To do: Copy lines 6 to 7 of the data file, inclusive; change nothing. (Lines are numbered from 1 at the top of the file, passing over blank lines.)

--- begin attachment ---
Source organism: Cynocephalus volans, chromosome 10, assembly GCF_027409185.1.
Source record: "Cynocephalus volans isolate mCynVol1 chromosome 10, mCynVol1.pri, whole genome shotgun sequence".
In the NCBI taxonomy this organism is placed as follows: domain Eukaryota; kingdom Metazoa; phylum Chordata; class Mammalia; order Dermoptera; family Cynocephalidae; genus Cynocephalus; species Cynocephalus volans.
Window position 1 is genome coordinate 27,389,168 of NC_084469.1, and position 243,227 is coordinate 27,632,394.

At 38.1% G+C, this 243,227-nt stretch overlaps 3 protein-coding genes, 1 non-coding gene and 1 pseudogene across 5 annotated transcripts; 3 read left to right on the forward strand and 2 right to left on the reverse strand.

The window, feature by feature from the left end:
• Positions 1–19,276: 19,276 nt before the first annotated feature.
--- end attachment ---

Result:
The window, feature by feature from the left end:
• Positions 1–19,276: 19,276 nt before the first annotated feature.